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Sirloin Tip Roast for BBQ Sandwiches. Your input wanted.

post #1 of 13
Thread Starter 
Bought a 7# beef sirloin tip roast. The wife wanted me to make some bbq beef sandwiches with it. Not sliced, pulled. Should I treat this the same as doing a brisket? My smoking is limited to brisket, ribs, poultry and sausage so far.

Anyone have a favorite method that they like and wanna share? Will probably be doing it this weekend.

Thanks.
post #2 of 13
I just brought a tip home myself...

To pull it, you can smoke to 180*, then foil and brase it to 200*+, or smoke to 190-195* and foil, wrap in towels and rest in cooler for a few hours. Either way, you'll need to peak out a close to 200* for easier pulling, otherwise it's chopping time.

I prefer to brase after smoking, seems more reliable for me. Use whatever dry rub you like for brisket. I rub my roasts/briskets, let it rest a few minutes and repeat until I get a nice thick coating. The thicker the cut, the thicker I want the rub coating. Then, go straight to the smoker...no overnight fridge rest for me.

Eric
post #3 of 13
I'm sure a butcher will be along to shoot this theory full of holes very soon. But I'd be sure to do it low and slow and going for the 200*-205* range should be best as it's not a cut of meat that will benefit from being a rare cooked piece of meat. I think this may be a less fatty cut than say a chuck roast, so you'd benefit from adding liquid to the foil when you hit that step to keep it from drying out.

This is a handy little cheat sheet I found
http://www.cooksillustrated.com/imag...BeefRoasts.pdf
post #4 of 13
Not enough fat for pulling.

Smoke to 145 and rest. Slice thin for sammies.

YMMV icon_cool.gif
post #5 of 13
I have done several and I just use a good rub I like C'untry's boyz rub or old bay makes a good rub too. Then just smoke it like anything else about 230-250 till it gets to 140-145 for rare on the inside and med on the outside. Then just slice it as you want to. I do them all the time for sandwich meat and freeze it.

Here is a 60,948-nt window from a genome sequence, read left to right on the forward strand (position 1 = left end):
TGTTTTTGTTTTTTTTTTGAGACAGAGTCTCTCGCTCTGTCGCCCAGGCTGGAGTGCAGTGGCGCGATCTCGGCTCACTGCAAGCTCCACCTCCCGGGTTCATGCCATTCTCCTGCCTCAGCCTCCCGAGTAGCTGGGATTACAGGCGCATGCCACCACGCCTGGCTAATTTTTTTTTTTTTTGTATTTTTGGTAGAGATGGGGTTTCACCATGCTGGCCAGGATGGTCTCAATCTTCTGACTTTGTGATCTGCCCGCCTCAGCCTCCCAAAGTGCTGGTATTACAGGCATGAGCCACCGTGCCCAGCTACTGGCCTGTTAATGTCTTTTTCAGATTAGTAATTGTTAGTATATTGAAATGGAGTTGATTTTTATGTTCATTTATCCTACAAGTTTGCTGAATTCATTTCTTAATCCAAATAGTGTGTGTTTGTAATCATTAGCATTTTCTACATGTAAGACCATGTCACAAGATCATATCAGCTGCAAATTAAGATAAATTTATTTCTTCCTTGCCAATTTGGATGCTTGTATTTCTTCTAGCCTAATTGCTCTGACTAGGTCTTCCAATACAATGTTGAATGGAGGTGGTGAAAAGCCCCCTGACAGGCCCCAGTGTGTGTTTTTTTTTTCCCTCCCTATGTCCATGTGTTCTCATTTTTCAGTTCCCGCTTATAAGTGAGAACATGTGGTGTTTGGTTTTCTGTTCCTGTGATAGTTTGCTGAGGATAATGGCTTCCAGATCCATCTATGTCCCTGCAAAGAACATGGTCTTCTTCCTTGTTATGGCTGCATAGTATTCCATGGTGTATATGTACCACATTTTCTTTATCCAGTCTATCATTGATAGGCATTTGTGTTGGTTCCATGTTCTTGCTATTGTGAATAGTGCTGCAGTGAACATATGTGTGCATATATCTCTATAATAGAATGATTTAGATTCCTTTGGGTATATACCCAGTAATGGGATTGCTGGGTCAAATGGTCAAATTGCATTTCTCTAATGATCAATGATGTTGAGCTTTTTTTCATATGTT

post #6 of 13
^^^ I was thinking the same thing. The reason a shoulder pulls so well at 205 degrees is because collagen is broken down to gelatin. This is not going to happen with a leaner cut of beef as far as i know.

You can however always chop the meat if that is the texture, consistency that you are looking for.
post #7 of 13
I have to agree with the others to lean for pulled beef but great for sliced roast beef sandwiches. I usually smoke them to 140 rest, cool, and slice thin
post #8 of 13
135' here and slice nice and thin.

No pulling on that cut, not enough fat and may turn into sawdust.biggrin.gif
post #9 of 13
I think folks are on the right track. I have used them for pulled beef (last time 2 weeks ago), but it was done with a braise. So finish it in a tasty liquid, covered and then it will pull.

I would smoke it and slice it.
post #10 of 13
I was thinking about that too, but it kinda seemed like cheating once it comes off the smoker to do additional cooking to it. I have to get past that mentallity.

I know a chuck roast will pull apart.... Ever seen one of them come out of a crock pot after a long hard day of simmerin? :)
post #11 of 13
Thread Starter 
Thanks for the input everyone. I was wondering about that, if this would be too lean for pulled beef. I bought it with the intent to make jerky as it was only 8 bucks, could not hardly pass it up. Wife wanted pulled beef but did not want the fat that a brisket had. Oh well. I think I will smoke it and slice it like has been suggested, and freeze the rest. Thanks again, can always count on people here for guidance.
post #12 of 13
That would make good jerky.
Good luck!
post #13 of 13
I trimmed mine up, sliced and put into a seasoning and cure for jerky. I didn't find much fat as stated above, when I separated the 2 main muscles and trimmed, it was mostly connective tissue to trim.

Smoking it for pulling would be difficult at best.

Eric
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